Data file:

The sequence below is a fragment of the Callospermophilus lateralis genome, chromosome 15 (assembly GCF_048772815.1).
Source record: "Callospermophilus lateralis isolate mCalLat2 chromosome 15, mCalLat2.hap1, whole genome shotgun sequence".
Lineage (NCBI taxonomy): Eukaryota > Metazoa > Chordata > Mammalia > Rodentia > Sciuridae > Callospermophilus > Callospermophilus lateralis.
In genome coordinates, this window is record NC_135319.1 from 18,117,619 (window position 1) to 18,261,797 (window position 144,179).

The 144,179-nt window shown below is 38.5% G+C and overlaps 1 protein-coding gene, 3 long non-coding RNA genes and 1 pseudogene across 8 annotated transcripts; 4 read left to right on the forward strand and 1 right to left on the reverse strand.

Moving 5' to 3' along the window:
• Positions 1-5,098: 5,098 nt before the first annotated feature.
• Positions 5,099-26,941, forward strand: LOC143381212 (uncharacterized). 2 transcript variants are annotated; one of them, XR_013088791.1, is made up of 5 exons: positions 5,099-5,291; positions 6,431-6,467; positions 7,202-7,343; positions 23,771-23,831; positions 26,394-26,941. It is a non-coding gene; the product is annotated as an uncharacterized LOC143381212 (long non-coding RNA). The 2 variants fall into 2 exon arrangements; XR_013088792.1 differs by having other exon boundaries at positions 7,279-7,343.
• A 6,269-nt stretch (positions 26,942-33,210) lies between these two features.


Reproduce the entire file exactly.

The sequence below is a fragment of the Callospermophilus lateralis genome, chromosome 15 (assembly GCF_048772815.1).
Source record: "Callospermophilus lateralis isolate mCalLat2 chromosome 15, mCalLat2.hap1, whole genome shotgun sequence".
Lineage (NCBI taxonomy): Eukaryota > Metazoa > Chordata > Mammalia > Rodentia > Sciuridae > Callospermophilus > Callospermophilus lateralis.
In genome coordinates, this window is record NC_135319.1 from 18,117,619 (window position 1) to 18,261,797 (window position 144,179).

The 144,179-nt window shown below is 38.5% G+C and overlaps 1 protein-coding gene, 3 long non-coding RNA genes and 1 pseudogene across 8 annotated transcripts; 4 read left to right on the forward strand and 1 right to left on the reverse strand.

Moving 5' to 3' along the window:
• Positions 1-5,098: 5,098 nt before the first annotated feature.
• Positions 5,099-26,941, forward strand: LOC143381212 (uncharacterized). 2 transcript variants are annotated; one of them, XR_013088791.1, is made up of 5 exons: positions 5,099-5,291; positions 6,431-6,467; positions 7,202-7,343; positions 23,771-23,831; positions 26,394-26,941. It is a non-coding gene; the product is annotated as an uncharacterized LOC143381212 (long non-coding RNA). The 2 variants fall into 2 exon arrangements; XR_013088792.1 differs by having other exon boundaries at positions 7,279-7,343.
• A 6,269-nt stretch (positions 26,942-33,210) lies between these two features.